Reggae | Mighty Mystic

Irie Magazine | April '420' 2016 Cali Reggae Issue - Reggae - Mighty Mystic

Image Credit: William Rodriguez

Mighty Mystic

The Art of Balance

Considered one of the new leaders in the U.S Reggae scene, reggae artist Mighty Mystic’s fresh sound and musical diversity have proved to be a magnet for music lovers in search of that next level sound that has been missing in the reggae genre. It has attracted listeners of all ages and from all walks of life. A charismatic man on a mission, Mighty Mystic has gone from being a fan of reggae music to being a contributor to the art. Mighty Mystic came on the scene in 2006 after scoring his first international hit with the song ‘Riding on the Clouds.’ However, it wasn’t until the release of his first album ‘Wake up the World’ (2010) that he became a household name. ‘Wake up the World’ boasted several standouts, such as ‘Revolution,’ ‘Riding on the Clouds,’ ‘Original Love,’ & ‘Slipped Away’ with appearances from reggae icon Shaggy and roots rocker Lutan Fyah.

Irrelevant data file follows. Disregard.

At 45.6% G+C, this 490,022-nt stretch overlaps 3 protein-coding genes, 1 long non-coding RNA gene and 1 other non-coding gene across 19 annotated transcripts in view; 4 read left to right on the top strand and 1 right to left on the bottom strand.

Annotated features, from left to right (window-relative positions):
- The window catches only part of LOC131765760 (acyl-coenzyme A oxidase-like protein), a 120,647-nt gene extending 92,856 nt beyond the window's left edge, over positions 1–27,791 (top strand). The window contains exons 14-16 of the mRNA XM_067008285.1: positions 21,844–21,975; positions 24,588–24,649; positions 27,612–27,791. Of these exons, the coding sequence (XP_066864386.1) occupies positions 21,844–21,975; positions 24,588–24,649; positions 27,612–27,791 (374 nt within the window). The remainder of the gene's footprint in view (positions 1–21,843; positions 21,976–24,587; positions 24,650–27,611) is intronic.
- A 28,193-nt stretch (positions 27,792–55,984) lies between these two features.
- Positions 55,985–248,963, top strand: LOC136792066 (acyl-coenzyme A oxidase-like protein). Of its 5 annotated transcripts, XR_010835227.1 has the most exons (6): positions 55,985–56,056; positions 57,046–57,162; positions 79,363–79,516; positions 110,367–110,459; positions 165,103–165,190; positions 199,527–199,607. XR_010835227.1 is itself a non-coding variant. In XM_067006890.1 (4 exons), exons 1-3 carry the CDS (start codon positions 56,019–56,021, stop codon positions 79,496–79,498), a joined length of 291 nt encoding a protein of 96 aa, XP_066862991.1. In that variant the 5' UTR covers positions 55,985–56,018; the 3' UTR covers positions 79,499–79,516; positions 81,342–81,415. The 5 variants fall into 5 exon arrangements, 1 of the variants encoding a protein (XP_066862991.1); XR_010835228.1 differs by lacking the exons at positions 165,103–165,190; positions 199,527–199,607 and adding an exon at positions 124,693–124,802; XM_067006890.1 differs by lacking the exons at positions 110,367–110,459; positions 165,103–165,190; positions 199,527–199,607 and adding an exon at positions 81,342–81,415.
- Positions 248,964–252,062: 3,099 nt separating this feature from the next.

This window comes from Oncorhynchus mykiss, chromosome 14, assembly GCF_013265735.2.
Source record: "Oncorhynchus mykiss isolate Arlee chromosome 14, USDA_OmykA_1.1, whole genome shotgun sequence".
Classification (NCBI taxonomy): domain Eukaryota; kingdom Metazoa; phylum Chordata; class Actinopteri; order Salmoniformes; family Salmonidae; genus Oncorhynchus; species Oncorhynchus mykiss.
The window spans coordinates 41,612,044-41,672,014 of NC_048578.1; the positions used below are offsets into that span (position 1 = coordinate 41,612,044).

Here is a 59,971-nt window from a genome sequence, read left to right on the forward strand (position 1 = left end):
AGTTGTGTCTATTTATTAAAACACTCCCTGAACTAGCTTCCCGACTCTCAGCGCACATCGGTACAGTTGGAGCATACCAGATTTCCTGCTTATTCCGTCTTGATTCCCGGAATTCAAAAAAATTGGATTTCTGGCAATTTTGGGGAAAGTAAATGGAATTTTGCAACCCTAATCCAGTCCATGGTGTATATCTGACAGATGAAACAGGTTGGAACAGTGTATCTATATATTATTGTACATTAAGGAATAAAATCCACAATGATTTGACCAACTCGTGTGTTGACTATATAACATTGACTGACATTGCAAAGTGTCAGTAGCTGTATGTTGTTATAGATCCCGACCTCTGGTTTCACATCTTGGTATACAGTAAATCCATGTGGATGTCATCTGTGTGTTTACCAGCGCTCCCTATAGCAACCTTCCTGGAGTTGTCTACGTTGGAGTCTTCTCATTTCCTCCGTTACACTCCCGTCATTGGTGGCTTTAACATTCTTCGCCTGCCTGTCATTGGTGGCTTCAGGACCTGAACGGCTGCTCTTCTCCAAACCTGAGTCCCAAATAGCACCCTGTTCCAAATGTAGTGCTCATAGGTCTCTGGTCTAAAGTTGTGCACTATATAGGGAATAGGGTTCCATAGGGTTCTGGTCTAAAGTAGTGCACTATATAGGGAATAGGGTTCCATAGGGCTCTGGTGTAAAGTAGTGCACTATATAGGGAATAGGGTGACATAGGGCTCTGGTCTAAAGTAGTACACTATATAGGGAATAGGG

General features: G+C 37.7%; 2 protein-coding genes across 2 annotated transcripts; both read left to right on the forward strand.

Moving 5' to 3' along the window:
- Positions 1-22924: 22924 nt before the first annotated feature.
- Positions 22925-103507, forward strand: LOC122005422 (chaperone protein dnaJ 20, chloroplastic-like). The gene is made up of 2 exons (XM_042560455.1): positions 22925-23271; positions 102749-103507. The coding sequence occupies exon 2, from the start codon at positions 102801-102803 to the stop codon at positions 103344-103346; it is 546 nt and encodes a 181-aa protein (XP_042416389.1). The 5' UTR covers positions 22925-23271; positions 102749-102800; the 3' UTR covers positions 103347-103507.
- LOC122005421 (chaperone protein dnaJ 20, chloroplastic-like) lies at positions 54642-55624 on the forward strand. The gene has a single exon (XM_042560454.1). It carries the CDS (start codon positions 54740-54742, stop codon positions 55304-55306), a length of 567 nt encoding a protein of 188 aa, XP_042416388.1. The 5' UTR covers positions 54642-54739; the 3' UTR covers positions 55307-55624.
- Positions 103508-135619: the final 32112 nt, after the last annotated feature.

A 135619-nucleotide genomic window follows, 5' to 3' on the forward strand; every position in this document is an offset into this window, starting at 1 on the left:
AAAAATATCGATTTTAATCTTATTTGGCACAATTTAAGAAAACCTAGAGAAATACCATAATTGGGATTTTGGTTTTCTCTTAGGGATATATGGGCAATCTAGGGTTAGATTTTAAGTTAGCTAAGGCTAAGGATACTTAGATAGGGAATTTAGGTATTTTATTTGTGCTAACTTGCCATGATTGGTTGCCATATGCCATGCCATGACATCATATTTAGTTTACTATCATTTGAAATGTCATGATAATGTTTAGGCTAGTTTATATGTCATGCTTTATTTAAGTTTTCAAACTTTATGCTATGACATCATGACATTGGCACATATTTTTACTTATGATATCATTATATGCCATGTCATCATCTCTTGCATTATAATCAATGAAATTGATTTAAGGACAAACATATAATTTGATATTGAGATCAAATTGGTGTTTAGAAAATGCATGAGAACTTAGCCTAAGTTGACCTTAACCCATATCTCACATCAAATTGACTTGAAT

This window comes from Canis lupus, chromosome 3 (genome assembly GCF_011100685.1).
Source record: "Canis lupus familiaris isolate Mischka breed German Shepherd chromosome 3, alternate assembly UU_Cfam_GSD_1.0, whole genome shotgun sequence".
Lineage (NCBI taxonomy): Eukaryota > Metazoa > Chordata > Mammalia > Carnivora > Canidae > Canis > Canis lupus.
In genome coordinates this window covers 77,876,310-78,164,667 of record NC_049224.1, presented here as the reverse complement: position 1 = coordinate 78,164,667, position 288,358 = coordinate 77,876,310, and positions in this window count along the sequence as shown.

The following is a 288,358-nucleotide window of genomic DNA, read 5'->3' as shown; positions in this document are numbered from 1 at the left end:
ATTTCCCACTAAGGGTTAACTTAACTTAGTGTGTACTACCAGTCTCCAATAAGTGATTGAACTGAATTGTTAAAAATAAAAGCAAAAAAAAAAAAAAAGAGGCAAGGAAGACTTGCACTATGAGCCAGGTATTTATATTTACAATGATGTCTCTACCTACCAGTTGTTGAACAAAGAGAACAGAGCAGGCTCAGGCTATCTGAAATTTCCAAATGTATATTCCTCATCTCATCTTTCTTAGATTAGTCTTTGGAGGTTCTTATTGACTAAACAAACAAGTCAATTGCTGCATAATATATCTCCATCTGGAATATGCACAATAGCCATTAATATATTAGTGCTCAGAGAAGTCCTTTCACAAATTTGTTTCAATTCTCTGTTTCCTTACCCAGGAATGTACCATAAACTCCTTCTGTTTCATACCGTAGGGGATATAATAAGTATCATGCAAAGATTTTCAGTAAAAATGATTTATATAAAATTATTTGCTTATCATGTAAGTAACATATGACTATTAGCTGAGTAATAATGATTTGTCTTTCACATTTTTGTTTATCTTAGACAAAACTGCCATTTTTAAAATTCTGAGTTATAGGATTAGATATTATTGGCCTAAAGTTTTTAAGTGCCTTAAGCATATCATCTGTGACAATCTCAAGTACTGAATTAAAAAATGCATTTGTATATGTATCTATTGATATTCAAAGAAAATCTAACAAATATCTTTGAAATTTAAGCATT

Mystic continues to wake up the world with his high energy, message driven brand of reggae music which he emphatically calls ‘HARD ROOTS.’ It is this unique spin on classic reggae blended with Hip Hop & Rock that has catapulted him to the forefront of today’s Reggae Revival. Mighty Mystic is also the younger brother of current Jamaican Prime Minister Andrew Holness. When asked, does being the brother of Prime Minister Holness have any impact on your music? Mystic simply says “Andrew has a job to do and so do I, impact or not we both have our own mission to complete”.

The Early Years